pepito the black cat exits through cat door

Pepito the Cat/Twitter

Human surveillance is creepy. Cat surveillance is adorable.

With all the mobs and the election and the public shaming, Twitter has lost a lot of its original whimsy. The bot-building community is now the locus of fun and delight on the microblogging service, and there’s no better example than Pepito the cat, whose cat door is linked to a Twitter account that tweets a photo whenever he goes in or out. 

What we know about Pepito: He’s a small black cat. He lives in France. He has access to a cat-sized portal that allows free ingress and egress. 

The Pepito bot has tweeted more than 9,000 times, a steady rhythm of “Pepito is out” and “Pepito is back home.”

The photos attached to each tweet are almost indistinguishable from one another—cats are creatures of habit, and Pepito tends to enter and leave the same way each time. Occasionally, he’ll pick up some speed, and the camera will only catch a grey streak or an open cat door with Pepito already out of sight.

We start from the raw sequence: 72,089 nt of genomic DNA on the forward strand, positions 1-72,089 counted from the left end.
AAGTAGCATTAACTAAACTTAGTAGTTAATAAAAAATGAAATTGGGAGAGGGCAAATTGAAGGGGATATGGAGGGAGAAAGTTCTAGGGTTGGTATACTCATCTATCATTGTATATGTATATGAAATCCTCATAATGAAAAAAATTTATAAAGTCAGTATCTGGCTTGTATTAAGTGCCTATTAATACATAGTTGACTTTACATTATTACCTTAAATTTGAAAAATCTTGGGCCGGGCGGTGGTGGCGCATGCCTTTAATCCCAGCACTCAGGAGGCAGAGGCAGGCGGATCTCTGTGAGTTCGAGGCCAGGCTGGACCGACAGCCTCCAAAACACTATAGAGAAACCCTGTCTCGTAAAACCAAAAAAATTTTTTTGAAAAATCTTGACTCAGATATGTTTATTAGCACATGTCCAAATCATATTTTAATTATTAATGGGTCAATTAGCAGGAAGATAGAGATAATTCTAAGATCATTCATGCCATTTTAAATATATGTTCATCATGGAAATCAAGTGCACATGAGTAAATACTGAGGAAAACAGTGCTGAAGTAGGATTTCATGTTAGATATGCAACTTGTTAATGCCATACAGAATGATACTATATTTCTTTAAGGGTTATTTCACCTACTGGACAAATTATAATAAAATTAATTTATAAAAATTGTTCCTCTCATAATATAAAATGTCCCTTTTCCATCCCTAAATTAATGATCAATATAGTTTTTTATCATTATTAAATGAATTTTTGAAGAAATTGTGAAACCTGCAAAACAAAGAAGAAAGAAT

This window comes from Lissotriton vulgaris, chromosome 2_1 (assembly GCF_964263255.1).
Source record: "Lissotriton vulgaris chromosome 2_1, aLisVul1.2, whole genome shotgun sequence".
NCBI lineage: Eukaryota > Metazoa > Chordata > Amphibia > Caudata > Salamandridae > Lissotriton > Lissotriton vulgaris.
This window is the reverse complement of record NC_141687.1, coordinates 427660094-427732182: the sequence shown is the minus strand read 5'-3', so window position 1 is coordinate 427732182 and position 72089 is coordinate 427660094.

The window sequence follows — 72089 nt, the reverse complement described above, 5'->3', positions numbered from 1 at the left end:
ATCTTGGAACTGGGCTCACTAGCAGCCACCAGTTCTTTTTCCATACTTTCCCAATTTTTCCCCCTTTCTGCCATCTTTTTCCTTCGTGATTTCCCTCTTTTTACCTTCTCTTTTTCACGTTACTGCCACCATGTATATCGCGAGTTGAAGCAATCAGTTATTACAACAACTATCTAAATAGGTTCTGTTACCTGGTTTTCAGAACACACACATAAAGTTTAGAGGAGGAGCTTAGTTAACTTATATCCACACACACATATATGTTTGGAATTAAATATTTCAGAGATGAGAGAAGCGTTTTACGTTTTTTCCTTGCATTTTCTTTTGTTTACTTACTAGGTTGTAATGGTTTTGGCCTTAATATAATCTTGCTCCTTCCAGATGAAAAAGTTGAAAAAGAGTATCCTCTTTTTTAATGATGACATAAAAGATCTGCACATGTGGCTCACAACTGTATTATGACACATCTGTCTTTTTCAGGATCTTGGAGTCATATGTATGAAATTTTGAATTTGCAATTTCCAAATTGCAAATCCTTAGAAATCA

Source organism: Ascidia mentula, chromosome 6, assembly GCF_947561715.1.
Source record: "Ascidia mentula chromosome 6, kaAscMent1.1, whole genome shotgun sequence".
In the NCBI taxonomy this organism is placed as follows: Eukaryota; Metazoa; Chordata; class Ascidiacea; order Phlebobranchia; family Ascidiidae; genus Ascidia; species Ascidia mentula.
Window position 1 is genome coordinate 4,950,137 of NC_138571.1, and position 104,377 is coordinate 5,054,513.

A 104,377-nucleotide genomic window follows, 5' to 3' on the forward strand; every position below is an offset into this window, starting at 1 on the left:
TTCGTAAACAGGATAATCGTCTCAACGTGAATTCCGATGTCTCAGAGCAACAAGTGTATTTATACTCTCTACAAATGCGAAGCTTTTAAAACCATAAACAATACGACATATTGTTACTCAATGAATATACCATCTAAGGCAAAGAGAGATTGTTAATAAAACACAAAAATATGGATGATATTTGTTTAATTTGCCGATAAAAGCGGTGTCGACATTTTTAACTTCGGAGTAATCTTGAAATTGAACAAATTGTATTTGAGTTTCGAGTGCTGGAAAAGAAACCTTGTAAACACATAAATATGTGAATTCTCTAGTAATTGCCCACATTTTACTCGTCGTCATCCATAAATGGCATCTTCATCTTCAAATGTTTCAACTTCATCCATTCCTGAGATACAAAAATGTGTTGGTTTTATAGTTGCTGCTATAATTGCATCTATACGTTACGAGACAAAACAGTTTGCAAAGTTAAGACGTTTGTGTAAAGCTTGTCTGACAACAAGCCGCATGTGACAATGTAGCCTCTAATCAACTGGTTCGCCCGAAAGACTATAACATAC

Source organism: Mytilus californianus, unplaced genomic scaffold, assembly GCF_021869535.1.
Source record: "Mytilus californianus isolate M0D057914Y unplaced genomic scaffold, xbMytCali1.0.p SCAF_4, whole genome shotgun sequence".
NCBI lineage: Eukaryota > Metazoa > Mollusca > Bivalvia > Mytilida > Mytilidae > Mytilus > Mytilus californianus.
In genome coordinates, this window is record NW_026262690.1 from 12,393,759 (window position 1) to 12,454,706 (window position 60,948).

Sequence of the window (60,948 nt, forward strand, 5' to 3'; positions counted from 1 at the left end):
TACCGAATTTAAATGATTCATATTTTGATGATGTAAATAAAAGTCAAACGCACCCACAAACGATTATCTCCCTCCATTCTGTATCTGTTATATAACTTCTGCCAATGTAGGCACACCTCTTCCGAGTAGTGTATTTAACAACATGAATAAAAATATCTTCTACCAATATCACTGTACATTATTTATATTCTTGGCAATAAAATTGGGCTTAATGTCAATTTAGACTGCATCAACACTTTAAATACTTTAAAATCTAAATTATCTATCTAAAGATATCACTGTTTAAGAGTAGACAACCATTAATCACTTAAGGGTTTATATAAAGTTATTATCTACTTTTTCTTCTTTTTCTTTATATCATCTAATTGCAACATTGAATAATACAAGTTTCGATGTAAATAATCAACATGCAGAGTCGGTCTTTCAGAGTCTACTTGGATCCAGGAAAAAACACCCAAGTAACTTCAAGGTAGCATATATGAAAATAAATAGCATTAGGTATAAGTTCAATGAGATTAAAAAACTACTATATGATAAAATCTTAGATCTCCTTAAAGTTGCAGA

On one rare occasion, he caught a mouse.

It wasn’t always thus, though. Technology has changed since 2011 and 2012, when the Pepito experiment began—with older cameras, a different cat door, and a different language.

But since 2013, it’s been pretty much what it is today. 

Technology often serves to disconnect humans from nature, and the Internet, especially, is a parallel wilderness with no animals—just bots. So, as creepy as it would be if there were a Twitter account showing us entering and exiting our homes, it’s kind of adorable when there’s one for an animal. There’s something comforting about getting little updates about the cadence of Pepito’s life. 

Pepito is out. Pepito is back home.

H/T Emily Gordon | Photo via Pepito the Cat/Twitter

Jay Hathaway

Jay Hathaway

Jay Hathaway is a senior writer, specializing in internet memes and weird online culture. He previously served as the Daily Dot’s news editor, was a staff writer at Gawker, and edited the classic websites Urlesque and Download Squad. His work has also appeared on nymag.com, suicidegirls.com, and the Morning News.

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